“It’s been a long month,” he quips. He learned Bethesda Mission’s purpose by listening. “What do you do if you don’t know what to do? You talk to people. You look them in the eye and treat them with respect.”
Bethesda Mission serves “the most inconvenient people in town,” Wingate says. “Homeless people generally are invisible. People see through them.”
At his post, Wingate applies skills honed during 26 years with AMP, Inc. As vice president of sales and marketing, he established AMP’s business presence in India and China. He brings business acumen to running Bethesda Mission’s Network of Compassion – the men’s shelter, women and children’s shelter, transitional living service, youth center, medical and dental clinic and rural outreach that impacts 100,000 people.
Wingate has helped sustain a capital campaign that began just as the economy turned to recession. His outcomes-oriented approach, down to documenting guests’ physical health, measures progress.
“Just because you’re tired at the end of the day doesn’t mean you got anything done,” he says. He once shocked a roomful of business heavies, assessing Bethesda Mission’s application for a $1 million grant, by calling himself “a capitalist pig with a heart.”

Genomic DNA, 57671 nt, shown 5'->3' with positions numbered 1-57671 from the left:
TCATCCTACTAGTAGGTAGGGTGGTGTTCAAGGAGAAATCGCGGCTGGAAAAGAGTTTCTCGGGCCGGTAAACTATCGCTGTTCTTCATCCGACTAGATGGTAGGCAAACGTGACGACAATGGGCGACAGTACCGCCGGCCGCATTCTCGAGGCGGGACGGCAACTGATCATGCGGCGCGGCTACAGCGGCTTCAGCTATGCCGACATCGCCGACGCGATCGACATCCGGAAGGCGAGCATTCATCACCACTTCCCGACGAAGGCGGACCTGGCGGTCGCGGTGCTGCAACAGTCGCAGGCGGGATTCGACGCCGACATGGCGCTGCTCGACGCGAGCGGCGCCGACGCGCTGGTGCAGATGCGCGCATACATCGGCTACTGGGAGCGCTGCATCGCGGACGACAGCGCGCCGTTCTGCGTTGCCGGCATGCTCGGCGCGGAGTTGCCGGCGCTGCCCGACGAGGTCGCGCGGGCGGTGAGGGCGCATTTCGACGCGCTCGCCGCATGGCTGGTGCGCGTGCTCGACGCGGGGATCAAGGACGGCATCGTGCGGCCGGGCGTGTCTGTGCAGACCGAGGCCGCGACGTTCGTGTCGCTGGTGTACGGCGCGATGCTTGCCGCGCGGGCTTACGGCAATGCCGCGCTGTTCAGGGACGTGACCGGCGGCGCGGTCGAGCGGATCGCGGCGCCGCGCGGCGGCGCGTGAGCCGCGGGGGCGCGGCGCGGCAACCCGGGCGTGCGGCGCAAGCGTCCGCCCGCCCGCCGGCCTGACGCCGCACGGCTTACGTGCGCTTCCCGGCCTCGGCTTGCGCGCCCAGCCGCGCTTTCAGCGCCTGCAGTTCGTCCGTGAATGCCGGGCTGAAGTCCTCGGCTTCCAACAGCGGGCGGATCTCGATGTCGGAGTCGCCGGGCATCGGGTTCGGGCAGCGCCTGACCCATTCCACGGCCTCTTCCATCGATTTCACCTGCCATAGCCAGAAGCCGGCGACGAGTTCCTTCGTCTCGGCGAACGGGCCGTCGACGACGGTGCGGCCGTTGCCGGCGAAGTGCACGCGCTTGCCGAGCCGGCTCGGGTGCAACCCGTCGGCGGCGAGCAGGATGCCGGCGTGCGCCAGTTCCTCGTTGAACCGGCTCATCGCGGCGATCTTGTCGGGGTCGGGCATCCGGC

“But we got our million,” he adds. “You have to be able to laugh at yourself.”
With Bethesda Mission, “we have such control over the lives of the people entrusted to us. If we say no, a man or woman might not eat tonight. If we say no, a man or woman might be on the street tonight.”
Bethesda Mission staff is stocked with “some really great people,” says Wingate. Staffers have the freedom to “take prudent risks for the glory of God and the people we serve. …In every business I’ve been in, everyone is empowered to say no. Not many people are empowered to say yes.”
Now nearing age 64, Wingate had “the great realization” that he is probably in his last job.
“One of the greatest things is to know I’m where God wants me to be,” he says. “There’s a lot of peace with that, and when there is a rainy day, I know where I’m meant to be. I can stick my neck out and feel like all of us, whether they’re staff members or guests entrusted to this leadership, are in this together.”